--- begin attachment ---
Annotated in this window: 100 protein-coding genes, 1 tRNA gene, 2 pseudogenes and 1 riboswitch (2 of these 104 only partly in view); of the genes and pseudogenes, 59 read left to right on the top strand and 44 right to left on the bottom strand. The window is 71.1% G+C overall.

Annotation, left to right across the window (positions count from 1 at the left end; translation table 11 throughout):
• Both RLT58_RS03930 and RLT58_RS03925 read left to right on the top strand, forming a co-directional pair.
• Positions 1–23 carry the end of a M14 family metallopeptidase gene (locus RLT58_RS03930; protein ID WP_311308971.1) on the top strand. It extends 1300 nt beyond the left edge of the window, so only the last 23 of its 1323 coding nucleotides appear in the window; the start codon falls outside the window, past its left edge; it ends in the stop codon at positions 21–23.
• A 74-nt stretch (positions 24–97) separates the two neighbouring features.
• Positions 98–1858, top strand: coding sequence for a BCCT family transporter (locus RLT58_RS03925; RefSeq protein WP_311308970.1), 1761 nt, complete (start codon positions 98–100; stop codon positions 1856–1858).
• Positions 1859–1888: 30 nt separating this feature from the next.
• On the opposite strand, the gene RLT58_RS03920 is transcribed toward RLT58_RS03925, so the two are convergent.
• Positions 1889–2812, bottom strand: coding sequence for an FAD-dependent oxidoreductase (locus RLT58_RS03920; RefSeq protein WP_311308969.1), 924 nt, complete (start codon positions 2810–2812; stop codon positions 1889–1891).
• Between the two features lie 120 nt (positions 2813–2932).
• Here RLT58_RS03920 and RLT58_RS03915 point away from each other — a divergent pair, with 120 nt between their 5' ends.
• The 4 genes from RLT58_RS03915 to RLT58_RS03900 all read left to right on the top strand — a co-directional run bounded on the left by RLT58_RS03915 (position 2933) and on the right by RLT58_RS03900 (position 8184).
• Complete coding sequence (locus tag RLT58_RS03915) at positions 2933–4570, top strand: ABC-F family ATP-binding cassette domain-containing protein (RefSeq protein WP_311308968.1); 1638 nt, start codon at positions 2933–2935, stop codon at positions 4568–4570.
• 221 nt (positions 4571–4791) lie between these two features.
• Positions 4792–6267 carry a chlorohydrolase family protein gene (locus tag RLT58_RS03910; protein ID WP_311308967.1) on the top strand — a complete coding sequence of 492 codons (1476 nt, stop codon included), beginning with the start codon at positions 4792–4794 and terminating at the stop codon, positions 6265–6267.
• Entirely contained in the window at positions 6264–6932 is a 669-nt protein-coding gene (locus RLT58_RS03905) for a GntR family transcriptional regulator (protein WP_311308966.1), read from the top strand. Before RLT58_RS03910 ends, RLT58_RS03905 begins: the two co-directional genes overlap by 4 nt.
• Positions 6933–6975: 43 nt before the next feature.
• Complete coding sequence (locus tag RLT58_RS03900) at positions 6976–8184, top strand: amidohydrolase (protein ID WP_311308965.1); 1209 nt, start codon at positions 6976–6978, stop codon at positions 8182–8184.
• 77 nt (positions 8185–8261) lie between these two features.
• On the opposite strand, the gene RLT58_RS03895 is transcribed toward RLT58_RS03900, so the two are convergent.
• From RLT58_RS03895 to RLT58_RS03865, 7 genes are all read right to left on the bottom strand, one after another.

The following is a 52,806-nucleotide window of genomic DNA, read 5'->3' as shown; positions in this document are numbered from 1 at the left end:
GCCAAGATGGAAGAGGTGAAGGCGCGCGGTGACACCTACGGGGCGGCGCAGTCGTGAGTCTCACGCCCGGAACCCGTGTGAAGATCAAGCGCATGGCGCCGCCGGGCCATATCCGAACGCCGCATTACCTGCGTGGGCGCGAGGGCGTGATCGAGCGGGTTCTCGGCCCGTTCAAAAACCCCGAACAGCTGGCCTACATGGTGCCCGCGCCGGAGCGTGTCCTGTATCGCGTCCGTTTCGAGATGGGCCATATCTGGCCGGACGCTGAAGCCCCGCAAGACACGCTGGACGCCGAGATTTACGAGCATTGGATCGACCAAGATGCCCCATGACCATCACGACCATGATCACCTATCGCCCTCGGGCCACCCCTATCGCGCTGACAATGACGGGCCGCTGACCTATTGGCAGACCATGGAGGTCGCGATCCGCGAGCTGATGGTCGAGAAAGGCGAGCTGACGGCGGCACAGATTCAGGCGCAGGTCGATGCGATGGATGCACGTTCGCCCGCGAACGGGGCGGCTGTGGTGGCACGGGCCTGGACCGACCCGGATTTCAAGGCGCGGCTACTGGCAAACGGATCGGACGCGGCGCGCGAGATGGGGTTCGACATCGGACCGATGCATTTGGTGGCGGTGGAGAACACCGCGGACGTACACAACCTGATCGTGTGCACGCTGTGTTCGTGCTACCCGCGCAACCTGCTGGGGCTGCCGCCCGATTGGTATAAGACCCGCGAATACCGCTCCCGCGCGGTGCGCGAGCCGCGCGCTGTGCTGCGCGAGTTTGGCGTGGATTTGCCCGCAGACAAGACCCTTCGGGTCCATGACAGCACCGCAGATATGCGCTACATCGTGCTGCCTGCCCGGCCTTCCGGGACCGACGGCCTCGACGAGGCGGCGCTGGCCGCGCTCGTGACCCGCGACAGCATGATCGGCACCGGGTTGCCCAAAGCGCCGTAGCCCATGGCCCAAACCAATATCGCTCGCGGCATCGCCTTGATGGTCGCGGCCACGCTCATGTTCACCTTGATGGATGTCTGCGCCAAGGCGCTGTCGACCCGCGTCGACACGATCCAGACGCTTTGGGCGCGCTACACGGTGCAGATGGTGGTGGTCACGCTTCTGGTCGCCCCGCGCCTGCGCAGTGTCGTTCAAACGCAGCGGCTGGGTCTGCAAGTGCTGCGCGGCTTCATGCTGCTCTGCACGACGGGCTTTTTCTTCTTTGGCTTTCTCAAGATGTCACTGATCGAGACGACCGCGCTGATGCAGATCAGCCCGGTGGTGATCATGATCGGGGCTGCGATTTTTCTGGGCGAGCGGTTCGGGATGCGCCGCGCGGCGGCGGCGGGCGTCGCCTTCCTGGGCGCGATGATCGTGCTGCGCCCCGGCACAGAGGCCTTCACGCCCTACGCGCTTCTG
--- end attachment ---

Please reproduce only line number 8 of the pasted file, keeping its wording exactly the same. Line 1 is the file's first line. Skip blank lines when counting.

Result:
• On the opposite strand, the gene RLT58_RS03920 is transcribed toward RLT58_RS03925, so the two are convergent.